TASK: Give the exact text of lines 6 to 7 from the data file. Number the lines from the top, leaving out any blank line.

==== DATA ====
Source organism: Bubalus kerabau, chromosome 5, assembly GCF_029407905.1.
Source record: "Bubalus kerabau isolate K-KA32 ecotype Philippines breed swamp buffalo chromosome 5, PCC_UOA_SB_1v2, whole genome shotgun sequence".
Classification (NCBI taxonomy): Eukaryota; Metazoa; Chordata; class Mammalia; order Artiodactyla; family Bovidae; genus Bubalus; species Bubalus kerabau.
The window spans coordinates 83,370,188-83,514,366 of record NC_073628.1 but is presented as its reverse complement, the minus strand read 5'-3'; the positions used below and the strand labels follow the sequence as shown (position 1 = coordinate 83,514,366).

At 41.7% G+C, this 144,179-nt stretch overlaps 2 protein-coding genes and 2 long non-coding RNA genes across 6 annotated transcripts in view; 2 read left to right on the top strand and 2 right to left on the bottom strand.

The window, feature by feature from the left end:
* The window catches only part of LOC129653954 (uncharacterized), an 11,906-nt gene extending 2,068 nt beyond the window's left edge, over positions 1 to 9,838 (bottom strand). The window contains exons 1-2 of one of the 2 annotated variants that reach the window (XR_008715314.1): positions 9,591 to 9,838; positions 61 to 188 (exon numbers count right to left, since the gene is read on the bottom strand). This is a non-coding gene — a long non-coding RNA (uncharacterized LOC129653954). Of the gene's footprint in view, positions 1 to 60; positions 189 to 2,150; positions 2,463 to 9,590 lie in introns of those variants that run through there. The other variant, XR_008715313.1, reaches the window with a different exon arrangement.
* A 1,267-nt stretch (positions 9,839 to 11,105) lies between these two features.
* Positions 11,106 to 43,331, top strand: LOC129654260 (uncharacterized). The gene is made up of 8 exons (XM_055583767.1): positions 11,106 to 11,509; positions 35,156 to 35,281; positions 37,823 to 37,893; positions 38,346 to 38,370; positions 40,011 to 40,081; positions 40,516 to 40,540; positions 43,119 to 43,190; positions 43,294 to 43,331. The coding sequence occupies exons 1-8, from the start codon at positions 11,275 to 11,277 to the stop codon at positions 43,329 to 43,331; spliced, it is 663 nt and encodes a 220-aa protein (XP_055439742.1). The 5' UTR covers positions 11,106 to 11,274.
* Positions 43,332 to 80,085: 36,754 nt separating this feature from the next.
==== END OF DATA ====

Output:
The window, feature by feature from the left end:
* The window catches only part of LOC129653954 (uncharacterized), an 11,906-nt gene extending 2,068 nt beyond the window's left edge, over positions 1 to 9,838 (bottom strand). The window contains exons 1-2 of one of the 2 annotated variants that reach the window (XR_008715314.1): positions 9,591 to 9,838; positions 61 to 188 (exon numbers count right to left, since the gene is read on the bottom strand). This is a non-coding gene — a long non-coding RNA (uncharacterized LOC129653954). Of the gene's footprint in view, positions 1 to 60; positions 189 to 2,150; positions 2,463 to 9,590 lie in introns of those variants that run through there. The other variant, XR_008715313.1, reaches the window with a different exon arrangement.